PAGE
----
How we made tacos a Black thing in L.A.

How we made tacos a Black thing in L.A.

A woman stands behind a counter that holds several dishes of food

One day when she was 12 years old, Barbara “Sky” Burrell, owner of Sky’s Gourmet Tacos on Pico Boulevard, saw a neon, taco-shaped sign in the window of a local restaurant in the town where she grew up. The glowing image, in Waukegan, Ill., outside Chicago, captured her curiosity. She begged her mom to take her for a visit.

All these years later, Burrell remembers every detail of that taco. “It was horrible,” she says, laughing.

She guesses that it was a beef taco, but “I would have never known it. It was very mushy and had no taste — it didn’t even have salt and pepper.”

A crispy fried tortilla was the taco’s saving grace. A young Burrell coated it in hot sauce.

“Between the hot sauce and the shell, we had a number going there,” Burrell says.

While she had no desire to make another visit to that particular taco shop in Waukegan, she insists that “something snapped with that taco. I saw that I could do something with it.”

Plastic-gloved hands sprinkle cheese on tacos cooking on a grill

Barbara Burrell prepares two shrimp tacos at her restaurant in 2020.
(Kent Nishimura / Los Angeles Times)

She and her mother drove across Chicago to a Latin market where they found corn tortillas, back then sold in a can. Burrell first experimented by heating the tortillas in the oven before one day frying them in a skillet with butter.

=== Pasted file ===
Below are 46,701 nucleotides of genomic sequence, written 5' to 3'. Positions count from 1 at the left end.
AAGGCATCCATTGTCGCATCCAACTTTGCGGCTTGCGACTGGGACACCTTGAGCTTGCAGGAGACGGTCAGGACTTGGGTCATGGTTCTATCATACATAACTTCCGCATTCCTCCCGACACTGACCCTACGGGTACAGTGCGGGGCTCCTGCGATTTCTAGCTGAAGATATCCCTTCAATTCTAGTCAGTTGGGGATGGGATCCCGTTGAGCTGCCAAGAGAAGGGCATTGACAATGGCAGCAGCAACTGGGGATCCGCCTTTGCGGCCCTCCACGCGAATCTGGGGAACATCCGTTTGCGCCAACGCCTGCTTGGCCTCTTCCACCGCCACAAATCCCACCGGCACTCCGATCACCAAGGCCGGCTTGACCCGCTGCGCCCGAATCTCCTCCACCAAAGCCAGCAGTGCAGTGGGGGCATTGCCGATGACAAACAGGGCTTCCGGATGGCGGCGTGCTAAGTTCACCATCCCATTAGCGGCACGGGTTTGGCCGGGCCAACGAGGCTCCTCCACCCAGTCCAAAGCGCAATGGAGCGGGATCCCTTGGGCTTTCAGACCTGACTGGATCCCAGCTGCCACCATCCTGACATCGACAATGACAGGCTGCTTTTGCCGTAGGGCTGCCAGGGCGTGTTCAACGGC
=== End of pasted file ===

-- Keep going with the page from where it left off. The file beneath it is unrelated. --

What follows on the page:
“I said, ‘Oh! This is just right,’” Burrell says. “After that, I became unafraid of it.”

No ingredient was off the table. Burrell would pluck avocados from her family’s backyard tree, scramble eggs with tomato or spoon baked potato on top. On Fridays, when her family observed the Catholic tradition of eating seafood, she made shrimp tacos.

With her mother and grandparents being from Georgia, she also took inspiration from Southern cuisine. Burrell would cook down pork neck bones, stripping the tender meat and crisping it up in the skillet before wrapping it in a tortilla.

“It was just like carnitas,” she says. “Delicious, OK?”

Burrell’s taco obsession only grew after relocating her family to Southern California in the 1970s. First settling in San Diego before moving to L.A. in 1975, every Saturday morning she’d head down to National City, where she watched tortillas made fresh by hand and was introduced to guacamole. “I didn’t realize then how much it was becoming a part of me, a staple in my life,” she says.

A woman stands on the outdoor patio of her restaurant

Barbara Burrell, owner of Sky’s Gourmet Tacos, at her restaurant.

Tacos and fixings from Sky's Gourmet Tacos.

Tacos and fixings from Sky’s Gourmet Tacos.

Burrell still remembers the day she had the idea to open her own taco stand: Jan. 23, 1992. She was nine months into unemployment after quitting her decade-long career in wealth management. The sizable savings she had left with were dwindling.

“I woke up one morning and said, ‘Tacos!’”

By February, she had secured a location on Pico Boulevard. On March 5, 1992, at 1:44 p.m., she opened Sky’s Gourmet Tacos, making tacos on a 24-inch Wolf stovetop, with just a handful of seats across the cozy interior and patio.